For my money, Thomas Sowell is the best political writer in America.
Overcoming adversity is one of our great desires and one of our great sources of pride. But it is something that our anointed deep thinkers strive to eliminate from our lives, through everything from grade inflation to the welfare state.
The anointed want to eliminate stress, challenge, striving, and competition. They want the necessities of life to be supplied as "rights" -- which is to say, at the taxpayers expense, without anyone's being forced to work for those necessities, except of course the taxpayers.
Nothing is to be earned. "Self-esteem" is to be dispensed to the children as largess from the teacher. Adults are to have their medical care and other necessities dispensed as largess from the government. People are to be mixed and matched by race and sex and whatever else the anointed want to take into account, in order to present whatever kind of picture the anointed think should be presented.
This is a vision of human beings as livestock to be fed by the government and herded and tended by the anointed. All the things that make us human beings are to be removed from our lives and we are to live as denatured creatures controlled and directed by our betters.
Those things that help human beings be independent and self-reliant -- whether automobiles, guns, the free market, or vouchers -- provoke instant hostility from the anointed.
Sowell understands the psychology of those people who "only want to help" better than anyone. This is my favorite line of the column:
Guns are completely inappropriate for the kind of sheep-like people the anointed envision or the orderly, prepackaged world in which they are to live. When you are in mortal danger, you are supposed to dial 911, so that the police can arrive on the scene some time later, identify your body, and file reports in triplicate.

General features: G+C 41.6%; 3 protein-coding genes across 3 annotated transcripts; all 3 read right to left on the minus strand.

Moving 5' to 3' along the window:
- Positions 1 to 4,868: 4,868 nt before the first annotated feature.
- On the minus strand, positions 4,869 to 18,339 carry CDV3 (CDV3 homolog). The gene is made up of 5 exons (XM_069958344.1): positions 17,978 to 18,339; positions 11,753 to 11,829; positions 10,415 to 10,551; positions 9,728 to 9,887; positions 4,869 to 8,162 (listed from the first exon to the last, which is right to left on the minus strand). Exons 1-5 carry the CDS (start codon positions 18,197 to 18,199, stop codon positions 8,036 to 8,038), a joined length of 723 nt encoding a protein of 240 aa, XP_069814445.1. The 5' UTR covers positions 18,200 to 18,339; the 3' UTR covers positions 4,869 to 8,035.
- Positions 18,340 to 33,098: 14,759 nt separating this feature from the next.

That's a great line that mixes humor with the deadly serious.
One of the most dangerous things about the welfare state is that it breaks the connection between what people have produced and what they consume, at least in many people's minds. For the society as a whole, that connection remains as fixed as ever, but the welfare state makes it possible for individuals to think of money or goods as just arbitrary dispensations.
Thus those who have less can feel a grievance against "society" and are less inhibited about stealing or vandalizing. And the very concept of gratitude or obligation disappears -- even the obligation of common decency out of respect for other people.
The next time you see a bum leaving drug needles in a park where children play or urinating in the street, you are seeing your tax dollars at work and the end result of the vision of the anointed.
We work and pay taxes, and those who benefit from our work are mostly angry that they aren't given more. Whether you are jobless, poor or a pork barrel politician, you are being supported by our good deeds, not your own. But when we complain, we’re called greedy. But I would argue that anyone who gets something for nothing and isn’t eternally thankful, is really the greedy one.